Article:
As you would expect, given that financing is out of the picture, the major costs of this business are depreciation on the equipment and salaries on the people. Wages go into cost of sales, and all the equipment and related charges go into operating expenses (OPEX). Looking at the chart of these over time, cost of sales maintains a stable ratio with revenues, while OPEX does not. This indicates that salaries vary with revenues, and the company has its wages under control. Something more interesting is happening with OPEX, which contains depreciation on the equipment. If we look at the ratio of revenues to assets things are a bit volatile. If we look at revenues to hire stock (rental equipment) the relationship is more stable. Every £1 of hire stock generates £1.4/year in revenue. That’s a little surprising, and probably explains the low leverage. Again this company is not really a rental company, and so it shouldn’t look like one on paper. Most people can’t buy a house for for $100,000 and rent it out for $11,500/month, but our “house” in this case comes with a lot of amenities. It’s not just the equipment but also the people who know how to run it.

To get at asset spending, you can show assets at cost with additions and disposals. Looking at the assets this way eliminates depreciation, which is a very real expense. However, it also shows that since 2008 asset expenditures have been lumpy. There are clearly a lot of additions in the last few years. 2012 was an “investment year” as they geared up for the Olympics and bought lots of equipment. Pay attention to how much assets are really growing. Disposals are roughly half of depreciation. Looking at additions only, you can see that this company is pouring money into their asset base.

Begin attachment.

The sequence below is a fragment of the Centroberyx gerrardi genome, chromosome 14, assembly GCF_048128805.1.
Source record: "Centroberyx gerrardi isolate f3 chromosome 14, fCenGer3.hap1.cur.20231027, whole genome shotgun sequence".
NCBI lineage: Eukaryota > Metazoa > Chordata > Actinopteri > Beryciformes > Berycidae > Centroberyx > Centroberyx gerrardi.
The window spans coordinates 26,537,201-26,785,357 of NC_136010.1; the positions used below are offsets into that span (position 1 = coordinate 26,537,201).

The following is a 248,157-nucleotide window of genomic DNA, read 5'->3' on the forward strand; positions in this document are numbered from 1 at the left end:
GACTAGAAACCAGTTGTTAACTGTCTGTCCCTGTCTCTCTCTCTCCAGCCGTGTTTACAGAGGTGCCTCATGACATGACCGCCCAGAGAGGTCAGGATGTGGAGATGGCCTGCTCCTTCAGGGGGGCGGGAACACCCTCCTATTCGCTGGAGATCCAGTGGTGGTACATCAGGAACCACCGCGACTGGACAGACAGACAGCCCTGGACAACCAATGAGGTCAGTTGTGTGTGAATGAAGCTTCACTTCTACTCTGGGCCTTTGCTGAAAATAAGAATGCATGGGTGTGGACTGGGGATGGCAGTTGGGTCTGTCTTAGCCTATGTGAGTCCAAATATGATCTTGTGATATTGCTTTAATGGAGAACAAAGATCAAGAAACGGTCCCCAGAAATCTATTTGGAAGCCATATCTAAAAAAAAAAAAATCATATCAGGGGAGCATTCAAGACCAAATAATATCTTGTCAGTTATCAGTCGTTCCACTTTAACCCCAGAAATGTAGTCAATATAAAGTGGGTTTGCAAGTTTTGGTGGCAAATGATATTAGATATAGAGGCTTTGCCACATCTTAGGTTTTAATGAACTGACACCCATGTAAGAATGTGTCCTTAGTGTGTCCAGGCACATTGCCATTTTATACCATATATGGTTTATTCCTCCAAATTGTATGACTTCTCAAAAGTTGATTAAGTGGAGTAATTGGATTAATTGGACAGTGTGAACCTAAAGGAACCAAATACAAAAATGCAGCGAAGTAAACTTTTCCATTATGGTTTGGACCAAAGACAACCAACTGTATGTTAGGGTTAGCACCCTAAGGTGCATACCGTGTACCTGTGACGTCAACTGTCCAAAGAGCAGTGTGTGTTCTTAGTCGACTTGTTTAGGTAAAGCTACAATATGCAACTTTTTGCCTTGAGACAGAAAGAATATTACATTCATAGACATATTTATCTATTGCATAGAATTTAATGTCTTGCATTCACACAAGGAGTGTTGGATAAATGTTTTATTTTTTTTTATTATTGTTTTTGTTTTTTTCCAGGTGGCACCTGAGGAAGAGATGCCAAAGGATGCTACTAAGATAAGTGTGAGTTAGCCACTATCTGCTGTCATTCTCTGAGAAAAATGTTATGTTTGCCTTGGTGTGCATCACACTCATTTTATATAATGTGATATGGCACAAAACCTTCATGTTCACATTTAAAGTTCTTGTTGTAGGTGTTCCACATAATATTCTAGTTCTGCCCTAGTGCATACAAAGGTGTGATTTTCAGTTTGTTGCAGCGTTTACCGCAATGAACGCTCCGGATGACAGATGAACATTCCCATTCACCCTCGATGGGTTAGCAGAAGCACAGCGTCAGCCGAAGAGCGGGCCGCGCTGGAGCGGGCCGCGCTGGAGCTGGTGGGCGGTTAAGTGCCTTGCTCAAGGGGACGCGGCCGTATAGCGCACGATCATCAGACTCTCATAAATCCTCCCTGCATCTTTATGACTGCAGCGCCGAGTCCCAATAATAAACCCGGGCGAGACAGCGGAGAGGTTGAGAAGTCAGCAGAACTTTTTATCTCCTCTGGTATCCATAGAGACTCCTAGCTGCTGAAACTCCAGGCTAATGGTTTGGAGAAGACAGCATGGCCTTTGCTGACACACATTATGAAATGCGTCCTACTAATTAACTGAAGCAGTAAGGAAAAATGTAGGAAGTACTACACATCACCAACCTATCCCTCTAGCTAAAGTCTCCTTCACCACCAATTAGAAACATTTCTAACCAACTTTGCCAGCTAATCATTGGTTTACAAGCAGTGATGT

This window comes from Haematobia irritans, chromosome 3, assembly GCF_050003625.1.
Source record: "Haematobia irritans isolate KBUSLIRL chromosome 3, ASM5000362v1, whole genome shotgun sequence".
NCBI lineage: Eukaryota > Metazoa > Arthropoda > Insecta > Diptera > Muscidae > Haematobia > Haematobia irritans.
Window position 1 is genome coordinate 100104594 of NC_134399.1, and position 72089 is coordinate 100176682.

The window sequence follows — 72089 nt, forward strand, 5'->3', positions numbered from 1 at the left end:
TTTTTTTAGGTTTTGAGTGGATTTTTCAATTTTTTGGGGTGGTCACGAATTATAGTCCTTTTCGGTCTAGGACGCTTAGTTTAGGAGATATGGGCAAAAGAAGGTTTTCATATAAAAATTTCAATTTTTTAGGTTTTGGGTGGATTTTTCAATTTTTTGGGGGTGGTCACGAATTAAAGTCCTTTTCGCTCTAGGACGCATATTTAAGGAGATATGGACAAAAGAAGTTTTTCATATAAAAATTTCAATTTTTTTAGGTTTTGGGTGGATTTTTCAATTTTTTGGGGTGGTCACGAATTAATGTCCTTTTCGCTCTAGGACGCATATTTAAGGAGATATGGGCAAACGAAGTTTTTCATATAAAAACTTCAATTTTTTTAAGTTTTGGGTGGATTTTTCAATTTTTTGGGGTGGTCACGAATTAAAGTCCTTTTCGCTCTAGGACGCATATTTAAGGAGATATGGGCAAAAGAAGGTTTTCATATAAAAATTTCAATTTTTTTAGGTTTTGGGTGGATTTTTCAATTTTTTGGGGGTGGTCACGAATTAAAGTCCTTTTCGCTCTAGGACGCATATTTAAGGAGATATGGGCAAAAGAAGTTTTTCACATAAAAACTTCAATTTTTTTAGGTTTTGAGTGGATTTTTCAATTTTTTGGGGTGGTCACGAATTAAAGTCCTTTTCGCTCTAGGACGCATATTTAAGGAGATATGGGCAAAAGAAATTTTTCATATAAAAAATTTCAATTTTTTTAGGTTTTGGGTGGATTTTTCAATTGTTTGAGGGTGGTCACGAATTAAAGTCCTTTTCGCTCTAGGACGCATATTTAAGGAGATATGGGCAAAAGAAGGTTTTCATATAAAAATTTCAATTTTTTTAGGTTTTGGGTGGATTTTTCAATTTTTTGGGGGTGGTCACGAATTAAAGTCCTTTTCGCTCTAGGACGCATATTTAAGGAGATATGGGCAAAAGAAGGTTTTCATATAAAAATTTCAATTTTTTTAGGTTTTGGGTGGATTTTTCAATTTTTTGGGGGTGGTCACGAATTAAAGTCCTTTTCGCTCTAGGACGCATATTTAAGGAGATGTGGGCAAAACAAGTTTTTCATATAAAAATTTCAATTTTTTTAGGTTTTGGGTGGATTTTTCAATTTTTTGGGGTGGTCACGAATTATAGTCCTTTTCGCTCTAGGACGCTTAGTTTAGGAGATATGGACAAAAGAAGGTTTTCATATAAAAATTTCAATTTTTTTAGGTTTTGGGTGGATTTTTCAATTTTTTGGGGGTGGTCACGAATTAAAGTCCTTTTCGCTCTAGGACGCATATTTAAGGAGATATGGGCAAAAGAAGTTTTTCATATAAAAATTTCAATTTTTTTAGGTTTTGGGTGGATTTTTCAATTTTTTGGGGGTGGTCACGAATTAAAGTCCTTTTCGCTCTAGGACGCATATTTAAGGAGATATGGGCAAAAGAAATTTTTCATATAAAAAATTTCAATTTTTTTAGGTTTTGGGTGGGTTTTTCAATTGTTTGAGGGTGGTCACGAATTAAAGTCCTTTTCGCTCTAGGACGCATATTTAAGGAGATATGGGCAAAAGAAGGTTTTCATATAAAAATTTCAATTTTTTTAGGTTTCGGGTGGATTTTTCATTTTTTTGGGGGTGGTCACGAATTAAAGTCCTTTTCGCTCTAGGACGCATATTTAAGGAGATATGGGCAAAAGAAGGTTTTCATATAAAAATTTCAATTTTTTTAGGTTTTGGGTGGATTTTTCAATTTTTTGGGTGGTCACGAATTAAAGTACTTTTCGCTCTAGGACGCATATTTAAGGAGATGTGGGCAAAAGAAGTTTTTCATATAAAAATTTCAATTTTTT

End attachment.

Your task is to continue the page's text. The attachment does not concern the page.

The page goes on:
Untangling the mess that is 2013

You might notice that so far I’m hand-waving about 2013. Looking at per share trends in growth of revenue and total costs, Avesco has operated with costs higher than revenues since 2008. 2013 stands out as a particularly bad year, but there are some adjustments to make. Looking at wages, which are one of the larger expenses for the company, wages increased about 13% from 2012 to 2013, bringing them to £42.3m. Of this, however, £3.3m resulted from payouts of the Disney settlement to employees. Another major cost for the company, depreciation, actually decreases. Restructuring costs are mentioned in the annual report as costing £4.8m, but they cost £2.9m in 2012, and there is some mention that these costs will continue into the future. So in a sense we really can’t start removing all of these one-time things because they don’t seem to be very one-time. For sure though, costs related to the payout from the lawsuit should not be anticipated to continue. It’s worth noting that even after adjusting for payouts, wages are still higher in 2013 than in 2012.

An important point is why they chose to distribute all that money. Given what we now know about the business, I would argue that it’s just because they can’t spend it. They already have invested a lot in replacing equipment and they can’t invest more. Their equipment depreciates over 2-10 years so they don’t buy this stuff and wait for an opportunity. Depreciation has trended from 16M to 20M while assets at cost have varied from about 80M to about 130M. I think it’s fair to assume average depreciation on a weighted basis is something like 5-6 years. Somewhere in OPEX there’s also going to be costs associated with storing it. The other point that I haven’t mentioned much is that for reasons that are probably historical, Avesco’s managers seem to think it’s an investment company. This really doesn’t make sense given the current state of affairs where Avesco is a pretty simple leasing/services business. It does I think illuminate the capital allocation plans, however. They apparently like to keep investments at about 100%. At these levels they have plenty of room to employ leverage if they need excess liquidity, and it keeps them exposed to business opportunities. The reason they can do this is because they can reduce their costs somewhat fluidly if business falls off a cliff, as in 2009. I also think this is a pretty good reason to believe that they will never have earnings in the classical sense, choosing instead to invest roughly 100% of their earnings in the business.